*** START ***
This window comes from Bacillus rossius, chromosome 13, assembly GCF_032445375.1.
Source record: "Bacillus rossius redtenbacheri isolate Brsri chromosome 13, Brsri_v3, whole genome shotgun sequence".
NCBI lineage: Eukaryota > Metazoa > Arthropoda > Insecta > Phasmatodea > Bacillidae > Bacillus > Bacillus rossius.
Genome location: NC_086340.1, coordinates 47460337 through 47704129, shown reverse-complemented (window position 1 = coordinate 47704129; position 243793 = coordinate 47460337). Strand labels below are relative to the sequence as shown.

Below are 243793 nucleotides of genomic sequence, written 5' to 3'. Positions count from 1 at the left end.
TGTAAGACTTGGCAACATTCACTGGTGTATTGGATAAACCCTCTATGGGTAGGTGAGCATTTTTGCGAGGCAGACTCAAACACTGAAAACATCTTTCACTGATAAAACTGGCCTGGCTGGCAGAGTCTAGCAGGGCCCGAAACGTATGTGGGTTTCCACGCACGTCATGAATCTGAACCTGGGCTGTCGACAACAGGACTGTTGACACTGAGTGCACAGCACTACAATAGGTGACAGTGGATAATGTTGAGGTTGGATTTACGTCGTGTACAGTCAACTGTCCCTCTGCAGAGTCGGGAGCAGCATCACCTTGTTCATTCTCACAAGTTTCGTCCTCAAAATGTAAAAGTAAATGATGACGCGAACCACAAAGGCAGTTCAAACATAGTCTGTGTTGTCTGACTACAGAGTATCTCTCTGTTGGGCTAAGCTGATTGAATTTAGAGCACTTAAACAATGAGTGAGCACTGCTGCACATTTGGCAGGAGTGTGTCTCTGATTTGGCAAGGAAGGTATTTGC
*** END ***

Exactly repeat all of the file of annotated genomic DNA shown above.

This window comes from Bacillus rossius, chromosome 13, assembly GCF_032445375.1.
Source record: "Bacillus rossius redtenbacheri isolate Brsri chromosome 13, Brsri_v3, whole genome shotgun sequence".
NCBI lineage: Eukaryota > Metazoa > Arthropoda > Insecta > Phasmatodea > Bacillidae > Bacillus > Bacillus rossius.
Genome location: NC_086340.1, coordinates 47460337 through 47704129, shown reverse-complemented (window position 1 = coordinate 47704129; position 243793 = coordinate 47460337). Strand labels below are relative to the sequence as shown.

Below are 243793 nucleotides of genomic sequence, written 5' to 3'. Positions count from 1 at the left end.
TGTAAGACTTGGCAACATTCACTGGTGTATTGGATAAACCCTCTATGGGTAGGTGAGCATTTTTGCGAGGCAGACTCAAACACTGAAAACATCTTTCACTGATAAAACTGGCCTGGCTGGCAGAGTCTAGCAGGGCCCGAAACGTATGTGGGTTTCCACGCACGTCATGAATCTGAACCTGGGCTGTCGACAACAGGACTGTTGACACTGAGTGCACAGCACTACAATAGGTGACAGTGGATAATGTTGAGGTTGGATTTACGTCGTGTACAGTCAACTGTCCCTCTGCAGAGTCGGGAGCAGCATCACCTTGTTCATTCTCACAAGTTTCGTCCTCAAAATGTAAAAGTAAATGATGACGCGAACCACAAAGGCAGTTCAAACATAGTCTGTGTTGTCTGACTACAGAGTATCTCTCTGTTGGGCTAAGCTGATTGAATTTAGAGCACTTAAACAATGAGTGAGCACTGCTGCACATTTGGCAGGAGTGTGTCTCTGATTTGGCAAGGAAGGTATTTGC